11. An apparatus for applying coating materials of different colors to a three-dimensionally patterned surface of a building panel, said surface having concave portions, convex portions, and intermediate portions interposed between respective ones of the concave and convex portions, said apparatus comprising:
a spray gun; and
a controller for selecting a first coating material for partially topcoating the convex portions, a second coating material which is different in color from the first coating material for partially topcoating the concave portions, and a third coating material which is different in color from the first and second coating materials for topcoating the intermediate portions.
12. An apparatus for applying coating materials of different colors to a three-dimensionally patterned surface of a building panel, said surface having concave portions, convex portions, and intermediate portions interposed between respective ones of the concave and convex portions, said apparatus comprising:
a plurality of spray guns constructed and arranged to permit spraying of the coating materials in different directions from each other;
spray gun selection means for selecting from which of said spray guns the coating materials will be ejected based on which one of the concave, convex, and intermediate portions the three-dimensionally patterned surface is to be coated;
rate-determining means for determining the rate of the coating material to be ejected from said selected spray guns based on which one of the concave, convex, and intermediate portions the three-dimensionally patterned surface is to be coated; and
coating means for coating the surface of the building panel at a rate determined based on which of said spray guns are selected.
13. The apparatus according to claim 12, further comprising means for partitioning the three-dimensionally patterned surface along longitudinal and crosswise directions to form a plurality of small sections having inclinations, wherein said spray gun selection means comprises inclination pattern-determining means for transforming the inclination of each of the small sections into an inclination pattern, and wherein said spray gun selecting means selects from which of said spray guns the coating materials will be ejected based on the inclination pattern determined by said inclination pattern-determining means.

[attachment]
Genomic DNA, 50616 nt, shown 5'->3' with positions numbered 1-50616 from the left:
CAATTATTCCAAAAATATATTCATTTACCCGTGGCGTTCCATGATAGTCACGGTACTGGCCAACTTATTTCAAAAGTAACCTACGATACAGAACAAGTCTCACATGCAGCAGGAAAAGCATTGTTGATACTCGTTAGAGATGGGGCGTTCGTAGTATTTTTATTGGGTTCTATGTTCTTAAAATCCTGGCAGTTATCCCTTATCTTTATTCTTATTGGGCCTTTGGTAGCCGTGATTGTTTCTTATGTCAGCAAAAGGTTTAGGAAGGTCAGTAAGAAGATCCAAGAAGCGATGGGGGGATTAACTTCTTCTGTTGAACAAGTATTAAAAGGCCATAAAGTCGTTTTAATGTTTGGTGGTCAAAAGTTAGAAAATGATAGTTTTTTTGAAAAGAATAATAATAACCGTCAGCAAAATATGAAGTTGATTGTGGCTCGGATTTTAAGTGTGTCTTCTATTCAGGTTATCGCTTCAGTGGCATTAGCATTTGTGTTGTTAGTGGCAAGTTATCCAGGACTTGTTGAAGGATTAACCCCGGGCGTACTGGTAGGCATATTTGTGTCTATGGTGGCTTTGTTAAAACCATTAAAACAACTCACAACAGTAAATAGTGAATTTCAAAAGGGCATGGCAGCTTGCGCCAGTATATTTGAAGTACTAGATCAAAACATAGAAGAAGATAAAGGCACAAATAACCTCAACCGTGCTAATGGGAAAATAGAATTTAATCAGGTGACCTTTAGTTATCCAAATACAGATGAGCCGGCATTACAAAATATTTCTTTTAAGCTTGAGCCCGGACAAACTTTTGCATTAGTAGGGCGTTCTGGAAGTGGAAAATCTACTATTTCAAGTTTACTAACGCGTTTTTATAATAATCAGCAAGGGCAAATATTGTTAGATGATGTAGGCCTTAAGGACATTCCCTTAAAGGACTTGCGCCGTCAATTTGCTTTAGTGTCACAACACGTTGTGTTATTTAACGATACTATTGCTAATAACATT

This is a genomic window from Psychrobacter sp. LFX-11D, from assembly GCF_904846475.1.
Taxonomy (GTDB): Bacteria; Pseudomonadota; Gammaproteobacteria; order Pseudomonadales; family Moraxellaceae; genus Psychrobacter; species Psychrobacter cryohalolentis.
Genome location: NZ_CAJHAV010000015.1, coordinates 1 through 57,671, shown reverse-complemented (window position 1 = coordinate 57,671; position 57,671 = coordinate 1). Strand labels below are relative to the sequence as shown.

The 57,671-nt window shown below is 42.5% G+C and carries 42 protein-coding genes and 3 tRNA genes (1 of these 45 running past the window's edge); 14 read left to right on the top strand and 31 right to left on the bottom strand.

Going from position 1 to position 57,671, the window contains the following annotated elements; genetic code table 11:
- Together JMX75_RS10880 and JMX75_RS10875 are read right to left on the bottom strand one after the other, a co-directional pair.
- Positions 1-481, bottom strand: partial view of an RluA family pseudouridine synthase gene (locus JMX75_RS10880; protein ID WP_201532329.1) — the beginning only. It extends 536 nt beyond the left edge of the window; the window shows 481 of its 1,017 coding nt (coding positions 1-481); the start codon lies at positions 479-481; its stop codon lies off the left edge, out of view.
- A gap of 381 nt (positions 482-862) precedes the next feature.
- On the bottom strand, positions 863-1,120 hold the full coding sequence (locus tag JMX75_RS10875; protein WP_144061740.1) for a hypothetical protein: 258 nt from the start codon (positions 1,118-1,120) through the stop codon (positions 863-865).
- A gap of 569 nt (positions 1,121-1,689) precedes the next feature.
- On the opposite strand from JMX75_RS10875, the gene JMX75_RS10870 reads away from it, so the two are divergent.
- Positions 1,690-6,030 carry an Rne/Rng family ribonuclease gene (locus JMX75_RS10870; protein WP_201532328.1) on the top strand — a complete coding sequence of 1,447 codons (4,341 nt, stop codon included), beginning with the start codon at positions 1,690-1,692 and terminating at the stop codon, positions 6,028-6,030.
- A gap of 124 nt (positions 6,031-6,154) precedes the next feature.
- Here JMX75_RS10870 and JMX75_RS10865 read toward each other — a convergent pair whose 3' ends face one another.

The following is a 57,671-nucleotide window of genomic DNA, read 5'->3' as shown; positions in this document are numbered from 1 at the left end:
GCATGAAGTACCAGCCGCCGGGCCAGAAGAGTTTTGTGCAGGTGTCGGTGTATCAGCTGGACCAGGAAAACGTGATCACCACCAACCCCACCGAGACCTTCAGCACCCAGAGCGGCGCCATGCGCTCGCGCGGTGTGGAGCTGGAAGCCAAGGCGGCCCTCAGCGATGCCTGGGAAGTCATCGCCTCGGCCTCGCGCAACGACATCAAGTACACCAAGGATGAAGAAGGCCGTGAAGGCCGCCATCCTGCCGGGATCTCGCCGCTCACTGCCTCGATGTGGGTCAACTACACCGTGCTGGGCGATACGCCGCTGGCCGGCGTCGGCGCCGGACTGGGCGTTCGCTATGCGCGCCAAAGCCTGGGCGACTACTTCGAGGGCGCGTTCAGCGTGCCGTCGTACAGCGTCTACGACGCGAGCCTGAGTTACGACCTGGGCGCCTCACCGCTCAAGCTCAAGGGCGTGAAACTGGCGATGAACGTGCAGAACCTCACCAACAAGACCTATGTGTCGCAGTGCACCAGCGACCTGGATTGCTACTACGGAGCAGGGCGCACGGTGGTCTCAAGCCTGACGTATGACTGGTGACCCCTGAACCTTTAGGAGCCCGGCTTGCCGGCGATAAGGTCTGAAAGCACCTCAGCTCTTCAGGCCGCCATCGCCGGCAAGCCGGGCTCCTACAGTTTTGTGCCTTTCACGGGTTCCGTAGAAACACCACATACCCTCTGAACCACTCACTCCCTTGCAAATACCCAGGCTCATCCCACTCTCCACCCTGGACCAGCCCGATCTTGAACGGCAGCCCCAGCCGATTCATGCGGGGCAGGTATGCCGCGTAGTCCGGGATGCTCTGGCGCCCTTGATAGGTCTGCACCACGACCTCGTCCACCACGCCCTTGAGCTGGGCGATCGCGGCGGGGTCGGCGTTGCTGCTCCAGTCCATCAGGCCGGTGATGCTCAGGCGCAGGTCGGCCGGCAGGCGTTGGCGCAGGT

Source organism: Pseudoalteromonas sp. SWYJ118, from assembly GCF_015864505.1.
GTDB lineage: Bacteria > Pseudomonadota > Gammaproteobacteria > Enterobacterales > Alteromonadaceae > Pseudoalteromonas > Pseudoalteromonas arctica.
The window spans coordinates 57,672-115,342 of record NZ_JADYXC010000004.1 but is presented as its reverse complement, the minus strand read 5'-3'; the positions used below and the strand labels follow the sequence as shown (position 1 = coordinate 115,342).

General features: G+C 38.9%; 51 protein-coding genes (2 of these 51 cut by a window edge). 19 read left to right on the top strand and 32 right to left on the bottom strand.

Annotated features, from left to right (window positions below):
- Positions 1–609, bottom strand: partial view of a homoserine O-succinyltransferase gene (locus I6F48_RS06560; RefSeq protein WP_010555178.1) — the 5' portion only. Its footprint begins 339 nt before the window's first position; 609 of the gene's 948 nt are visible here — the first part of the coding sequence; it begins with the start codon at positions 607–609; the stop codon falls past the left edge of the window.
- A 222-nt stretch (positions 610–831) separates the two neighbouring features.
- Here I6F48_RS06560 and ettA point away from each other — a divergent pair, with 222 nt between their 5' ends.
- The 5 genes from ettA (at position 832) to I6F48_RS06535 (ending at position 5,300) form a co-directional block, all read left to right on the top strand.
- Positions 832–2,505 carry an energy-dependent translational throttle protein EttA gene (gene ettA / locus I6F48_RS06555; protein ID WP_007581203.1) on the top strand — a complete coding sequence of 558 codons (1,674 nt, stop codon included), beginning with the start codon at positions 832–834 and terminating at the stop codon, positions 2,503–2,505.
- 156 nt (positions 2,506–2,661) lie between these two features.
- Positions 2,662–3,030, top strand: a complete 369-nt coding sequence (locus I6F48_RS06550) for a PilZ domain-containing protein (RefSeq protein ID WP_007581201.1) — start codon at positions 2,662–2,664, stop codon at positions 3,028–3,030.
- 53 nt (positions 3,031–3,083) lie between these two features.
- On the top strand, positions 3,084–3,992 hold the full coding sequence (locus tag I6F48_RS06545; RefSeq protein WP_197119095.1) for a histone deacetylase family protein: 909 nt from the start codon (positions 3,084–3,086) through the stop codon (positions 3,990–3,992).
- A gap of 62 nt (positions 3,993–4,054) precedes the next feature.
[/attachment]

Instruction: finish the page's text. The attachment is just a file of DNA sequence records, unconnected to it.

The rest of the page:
14. The apparatus according to claim 12, further comprising means for partitioning the three-dimensionally patterned surface along longitudinal and crosswise directions to form a plurality of small sections having area ratios, wherein said rate-determining means comprises area ratio pattern-determining means for transforming the area ratio of said concave portions in each of the small sections into an area ratio pattern, and wherein said rate-determining means determines the let rate of coating material to be ejected based on the area ratio pattern determined by said area ratio pattern-determining means.
15. The apparatus of claim 13, wherein said inclination pattern-determining means determines the inclination pattern by scanning a selected one of the small sections with a predetermined number scanning lines along the longitudinal direction of the building panel and measuring a distance between a highest level among said convex portions to the surface of building panel.
16. The apparatus according to claim 14, wherein said area ratio pattern-determining means comprises:
an optical reader for scanning reduced two-dimensional black-and-white photographic images of the building panel and converting the scanned images into pixels, and
image processing means for determining the number of black pixels representing the concave portions relative to the total number of pixels in a selected one of the small sections to thereby determine the area ratio pattern in the selected small section.
17. The apparatus according to claim 12, further comprising means for partitioning the three-dimensionally patterned surface along longitudinal and crosswise directions to form a plurality of small sections having inclinations and area ratios, wherein said coating means converts the inclination pattern and area ratio pattern into information representing changes in rate with time and changes in coating material-jetting time of the spray guns selected to be employed, and that the coating of said building panel by the coating means is carried out based on the information.